49ers Taumoepenu feels alive sending Christmas gifts to native Tonga

Freshly promoted pass rusher sends shipment of gifts home for the holiday

Pita Taumoepenu, a 49ers linebacker who got promoted to the roster Wednesday, stands in front of a shipping container he filled with Christmas gifts for his native Tonga. (Photo courtesy of Pita Taumoepenu)

SANTA CLARA — Pita Taumoepenu spent Tuesday packing up a shipping container with Christmas gifts for his native village of Pea in Tonga, about a two-week voyage in the South Pacific.

The next day, the 49ers gave him his long-awaited present: a promotion from the practice squad onto the 53-man roster.

San Francisco 49ers outside linebacker Pita Taumoepenu (45) sacks Denver Broncos quarterback Kyle Sloter (1) in the fourth quarter at Levi’s Stadium on Saturday, Aug. 19, 2017, in Santa Clara, Calif. (Jim Gensheimer/Bay Area News Group)

Before he unloads his pass-rushing potential on the Denver Broncos on Sunday, let’s rewind to explain what and why he loaded a care package home.

“The first things I loaded were cleats and gloves from college (Utah), but my mom and I also bought toys and shoes, and some furniture, and flip flops,” said Taumoepenu, a 2017 sixth-round draft pick who played only special teams in two games as a rookie.

“Growing up in Tonga, my grandma said that being alive is making other people feel better,” Taumoepenu, 24, said. “This makes me feel good.”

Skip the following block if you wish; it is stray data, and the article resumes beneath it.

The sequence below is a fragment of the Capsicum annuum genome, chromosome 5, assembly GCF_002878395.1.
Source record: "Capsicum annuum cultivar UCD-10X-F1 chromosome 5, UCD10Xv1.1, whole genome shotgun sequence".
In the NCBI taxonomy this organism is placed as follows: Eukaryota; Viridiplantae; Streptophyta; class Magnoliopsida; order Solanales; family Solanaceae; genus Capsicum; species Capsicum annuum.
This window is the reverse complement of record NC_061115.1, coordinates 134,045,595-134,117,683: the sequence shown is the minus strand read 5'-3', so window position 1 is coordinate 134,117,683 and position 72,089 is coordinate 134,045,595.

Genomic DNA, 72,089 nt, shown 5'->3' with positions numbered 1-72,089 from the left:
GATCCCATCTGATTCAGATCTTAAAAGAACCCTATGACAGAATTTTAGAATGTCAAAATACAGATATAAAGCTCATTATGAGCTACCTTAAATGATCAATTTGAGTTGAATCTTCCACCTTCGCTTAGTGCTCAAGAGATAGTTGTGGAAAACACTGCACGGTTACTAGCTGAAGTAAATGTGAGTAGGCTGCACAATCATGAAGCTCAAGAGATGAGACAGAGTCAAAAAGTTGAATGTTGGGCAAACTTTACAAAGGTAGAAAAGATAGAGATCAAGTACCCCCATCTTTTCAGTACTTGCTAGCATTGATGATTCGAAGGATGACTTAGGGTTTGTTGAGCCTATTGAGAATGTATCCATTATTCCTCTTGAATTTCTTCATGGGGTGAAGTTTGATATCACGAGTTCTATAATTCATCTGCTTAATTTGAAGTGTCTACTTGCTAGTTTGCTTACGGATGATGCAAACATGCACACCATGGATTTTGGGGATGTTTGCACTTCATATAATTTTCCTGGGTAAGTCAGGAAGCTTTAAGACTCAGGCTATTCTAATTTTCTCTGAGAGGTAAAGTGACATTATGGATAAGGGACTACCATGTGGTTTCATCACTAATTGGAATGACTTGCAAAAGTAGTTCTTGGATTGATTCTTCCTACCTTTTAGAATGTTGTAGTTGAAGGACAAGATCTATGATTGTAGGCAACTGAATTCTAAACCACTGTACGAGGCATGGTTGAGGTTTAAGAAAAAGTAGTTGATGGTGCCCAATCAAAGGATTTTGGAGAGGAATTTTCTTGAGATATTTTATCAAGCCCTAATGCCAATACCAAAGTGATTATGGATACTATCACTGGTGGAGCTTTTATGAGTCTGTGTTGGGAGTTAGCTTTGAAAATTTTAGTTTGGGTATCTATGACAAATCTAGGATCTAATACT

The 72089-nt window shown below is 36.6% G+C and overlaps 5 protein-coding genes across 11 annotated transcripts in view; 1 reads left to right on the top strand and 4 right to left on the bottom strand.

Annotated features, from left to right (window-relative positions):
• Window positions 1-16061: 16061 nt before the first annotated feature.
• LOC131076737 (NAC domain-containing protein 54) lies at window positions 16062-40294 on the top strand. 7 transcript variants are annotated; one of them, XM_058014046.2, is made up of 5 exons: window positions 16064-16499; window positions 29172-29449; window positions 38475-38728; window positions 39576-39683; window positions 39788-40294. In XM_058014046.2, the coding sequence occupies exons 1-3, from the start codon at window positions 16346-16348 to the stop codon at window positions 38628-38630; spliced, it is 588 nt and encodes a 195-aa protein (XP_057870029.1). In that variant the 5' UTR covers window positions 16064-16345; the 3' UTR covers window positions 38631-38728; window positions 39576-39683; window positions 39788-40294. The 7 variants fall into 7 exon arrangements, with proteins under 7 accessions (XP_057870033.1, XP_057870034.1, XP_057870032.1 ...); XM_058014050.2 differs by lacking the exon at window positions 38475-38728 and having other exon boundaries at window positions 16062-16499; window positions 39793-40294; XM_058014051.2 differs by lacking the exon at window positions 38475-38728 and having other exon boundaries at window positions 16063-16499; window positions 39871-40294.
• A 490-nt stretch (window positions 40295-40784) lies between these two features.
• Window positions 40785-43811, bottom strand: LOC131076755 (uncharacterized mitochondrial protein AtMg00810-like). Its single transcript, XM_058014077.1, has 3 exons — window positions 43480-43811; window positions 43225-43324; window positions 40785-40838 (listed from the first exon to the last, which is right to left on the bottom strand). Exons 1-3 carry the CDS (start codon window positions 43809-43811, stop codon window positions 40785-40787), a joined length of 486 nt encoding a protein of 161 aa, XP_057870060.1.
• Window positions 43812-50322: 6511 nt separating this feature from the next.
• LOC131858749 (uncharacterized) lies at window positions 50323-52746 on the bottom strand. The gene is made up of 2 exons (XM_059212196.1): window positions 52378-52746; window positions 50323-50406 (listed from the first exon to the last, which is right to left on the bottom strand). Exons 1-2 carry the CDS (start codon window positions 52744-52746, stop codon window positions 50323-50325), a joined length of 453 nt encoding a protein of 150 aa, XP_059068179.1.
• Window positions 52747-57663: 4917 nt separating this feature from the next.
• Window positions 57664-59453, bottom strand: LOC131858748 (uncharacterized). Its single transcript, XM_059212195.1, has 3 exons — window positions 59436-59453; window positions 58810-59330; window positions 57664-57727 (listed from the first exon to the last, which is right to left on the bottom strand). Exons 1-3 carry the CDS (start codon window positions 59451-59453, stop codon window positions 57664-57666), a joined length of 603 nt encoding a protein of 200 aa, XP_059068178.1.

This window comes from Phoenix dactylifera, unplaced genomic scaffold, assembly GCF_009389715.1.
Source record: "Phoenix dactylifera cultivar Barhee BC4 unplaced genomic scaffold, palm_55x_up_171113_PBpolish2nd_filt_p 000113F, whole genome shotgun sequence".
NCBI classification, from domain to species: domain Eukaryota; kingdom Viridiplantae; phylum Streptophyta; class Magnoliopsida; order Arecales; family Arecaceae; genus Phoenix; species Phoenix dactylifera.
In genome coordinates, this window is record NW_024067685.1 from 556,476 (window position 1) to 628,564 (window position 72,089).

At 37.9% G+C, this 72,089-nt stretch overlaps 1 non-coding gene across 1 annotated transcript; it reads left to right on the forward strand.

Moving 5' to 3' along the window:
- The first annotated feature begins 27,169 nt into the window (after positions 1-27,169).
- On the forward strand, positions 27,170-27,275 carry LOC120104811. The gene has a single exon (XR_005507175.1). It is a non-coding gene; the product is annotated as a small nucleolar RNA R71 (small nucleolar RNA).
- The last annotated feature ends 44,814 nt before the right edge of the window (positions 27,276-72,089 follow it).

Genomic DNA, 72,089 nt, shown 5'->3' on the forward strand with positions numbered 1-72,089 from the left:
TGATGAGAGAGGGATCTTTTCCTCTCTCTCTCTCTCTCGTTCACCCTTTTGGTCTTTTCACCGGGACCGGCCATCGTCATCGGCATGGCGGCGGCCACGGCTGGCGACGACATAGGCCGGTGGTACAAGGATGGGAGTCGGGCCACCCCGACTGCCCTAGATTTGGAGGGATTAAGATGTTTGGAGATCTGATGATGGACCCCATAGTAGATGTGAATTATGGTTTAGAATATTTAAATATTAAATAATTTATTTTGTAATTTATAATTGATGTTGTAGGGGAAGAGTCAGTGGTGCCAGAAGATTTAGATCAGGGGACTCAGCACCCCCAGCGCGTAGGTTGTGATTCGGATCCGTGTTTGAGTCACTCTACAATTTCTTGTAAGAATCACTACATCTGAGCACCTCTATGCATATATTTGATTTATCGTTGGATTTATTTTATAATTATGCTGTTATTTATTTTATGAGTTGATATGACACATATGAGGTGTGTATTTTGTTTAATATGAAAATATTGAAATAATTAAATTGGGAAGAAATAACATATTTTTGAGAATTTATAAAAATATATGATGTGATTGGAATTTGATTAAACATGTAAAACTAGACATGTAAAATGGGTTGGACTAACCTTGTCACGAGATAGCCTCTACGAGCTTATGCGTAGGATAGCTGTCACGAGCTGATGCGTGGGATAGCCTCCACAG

What a great way for Taumoepenu (pronounced: “TAO-moy-PEH-new”) to spend his final practice-squad paycheck of $7,600 – and then some.

“Some years, I got Christmas presents, and some years I didn’t,” Taumoepenu said. “I want to make sure all the people in my village get Christmas presents.

“I know what it feels like not to get them.”

He didn’t start playing football until he moved to Utah in high school, having grown up playing rugby in Tonga. When Taumoepenu arrived in last year’s draft, he was undersized and raw. Now his 6-foot-1 frame is 250 pounds of refined muscle to enhance his speed rush toward Case Keenum on Sunday.

Taumoepenu isn’t complaining he’s had to wait so long amid a 2-10 season, the result of defensive linemen mostly avoiding injury, unlike other units. Dekoda Watson’s torn calf last game finally opened a spot for Taumoepenu.

“He was always part of the first discussion: ‘Is it time? Is it time? Is it time?’ ” defensive coordinator Robert Saleh said. “But, every week, our organization has had to deal with (other injuries), whether it’s offense, defense, special teams, with a different group.

“So, now it’s his turn. Hopefully, he takes advantage of it.”

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